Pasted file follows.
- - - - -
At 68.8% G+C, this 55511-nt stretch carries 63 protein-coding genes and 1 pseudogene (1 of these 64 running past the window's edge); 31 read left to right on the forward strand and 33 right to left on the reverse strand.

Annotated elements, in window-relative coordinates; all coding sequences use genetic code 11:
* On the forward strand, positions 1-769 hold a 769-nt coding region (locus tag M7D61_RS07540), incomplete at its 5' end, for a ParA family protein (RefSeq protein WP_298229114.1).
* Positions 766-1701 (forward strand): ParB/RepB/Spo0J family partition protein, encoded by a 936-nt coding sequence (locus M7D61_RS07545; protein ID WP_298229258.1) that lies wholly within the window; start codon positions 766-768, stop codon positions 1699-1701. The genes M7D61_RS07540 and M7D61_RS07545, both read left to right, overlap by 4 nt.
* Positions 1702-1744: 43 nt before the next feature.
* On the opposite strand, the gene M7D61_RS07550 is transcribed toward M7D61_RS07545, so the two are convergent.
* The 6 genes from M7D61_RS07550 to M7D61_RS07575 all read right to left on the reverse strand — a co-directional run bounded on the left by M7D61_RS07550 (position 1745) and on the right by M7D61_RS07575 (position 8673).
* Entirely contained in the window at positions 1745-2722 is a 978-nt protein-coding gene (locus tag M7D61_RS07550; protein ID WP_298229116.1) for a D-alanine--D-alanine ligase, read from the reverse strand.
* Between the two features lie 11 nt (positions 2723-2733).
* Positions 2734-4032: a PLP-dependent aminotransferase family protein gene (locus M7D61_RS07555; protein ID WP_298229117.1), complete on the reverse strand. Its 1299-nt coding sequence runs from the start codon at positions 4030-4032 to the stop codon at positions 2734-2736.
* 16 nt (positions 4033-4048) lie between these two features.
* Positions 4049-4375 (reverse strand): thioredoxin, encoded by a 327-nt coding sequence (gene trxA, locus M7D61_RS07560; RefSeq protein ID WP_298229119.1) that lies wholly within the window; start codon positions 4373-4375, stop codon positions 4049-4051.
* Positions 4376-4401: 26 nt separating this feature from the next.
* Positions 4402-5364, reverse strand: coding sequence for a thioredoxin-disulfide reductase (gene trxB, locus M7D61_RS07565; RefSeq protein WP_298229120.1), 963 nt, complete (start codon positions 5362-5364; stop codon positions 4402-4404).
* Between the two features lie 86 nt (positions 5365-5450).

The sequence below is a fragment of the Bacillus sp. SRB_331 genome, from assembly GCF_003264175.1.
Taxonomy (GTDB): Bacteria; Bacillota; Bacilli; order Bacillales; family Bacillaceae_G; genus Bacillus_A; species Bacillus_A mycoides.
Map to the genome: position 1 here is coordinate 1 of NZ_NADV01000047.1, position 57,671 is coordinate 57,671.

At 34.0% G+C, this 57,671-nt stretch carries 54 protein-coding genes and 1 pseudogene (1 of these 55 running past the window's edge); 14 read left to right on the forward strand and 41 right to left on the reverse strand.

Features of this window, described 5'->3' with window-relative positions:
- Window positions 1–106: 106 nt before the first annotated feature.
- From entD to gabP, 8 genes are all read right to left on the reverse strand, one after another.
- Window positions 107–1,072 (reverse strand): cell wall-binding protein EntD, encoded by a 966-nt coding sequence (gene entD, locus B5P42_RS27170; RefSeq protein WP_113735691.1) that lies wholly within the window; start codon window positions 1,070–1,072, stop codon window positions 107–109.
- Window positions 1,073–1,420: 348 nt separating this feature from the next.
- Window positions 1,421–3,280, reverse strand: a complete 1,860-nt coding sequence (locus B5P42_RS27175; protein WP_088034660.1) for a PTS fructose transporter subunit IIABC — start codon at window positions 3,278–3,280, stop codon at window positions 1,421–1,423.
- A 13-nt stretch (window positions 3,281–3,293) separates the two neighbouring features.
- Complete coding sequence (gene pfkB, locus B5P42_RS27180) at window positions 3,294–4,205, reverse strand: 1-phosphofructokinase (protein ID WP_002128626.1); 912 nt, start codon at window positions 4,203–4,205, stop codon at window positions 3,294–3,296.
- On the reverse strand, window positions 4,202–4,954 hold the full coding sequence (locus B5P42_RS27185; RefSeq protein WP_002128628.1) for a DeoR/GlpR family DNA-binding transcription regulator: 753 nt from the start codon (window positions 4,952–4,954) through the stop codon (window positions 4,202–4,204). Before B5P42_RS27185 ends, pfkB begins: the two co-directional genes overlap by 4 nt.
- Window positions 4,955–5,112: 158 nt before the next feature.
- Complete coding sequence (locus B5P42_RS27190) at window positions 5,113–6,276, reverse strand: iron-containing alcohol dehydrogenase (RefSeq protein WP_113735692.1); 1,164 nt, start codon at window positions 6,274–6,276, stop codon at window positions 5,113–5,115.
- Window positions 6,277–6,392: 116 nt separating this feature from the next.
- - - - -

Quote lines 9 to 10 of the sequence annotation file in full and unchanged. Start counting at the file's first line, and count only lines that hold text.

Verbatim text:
* Between the two features lie 11 nt (positions 2723-2733).
* Positions 2734-4032: a PLP-dependent aminotransferase family protein gene (locus M7D61_RS07555; protein ID WP_298229117.1), complete on the reverse strand. Its 1299-nt coding sequence runs from the start codon at positions 4030-4032 to the stop codon at positions 2734-2736.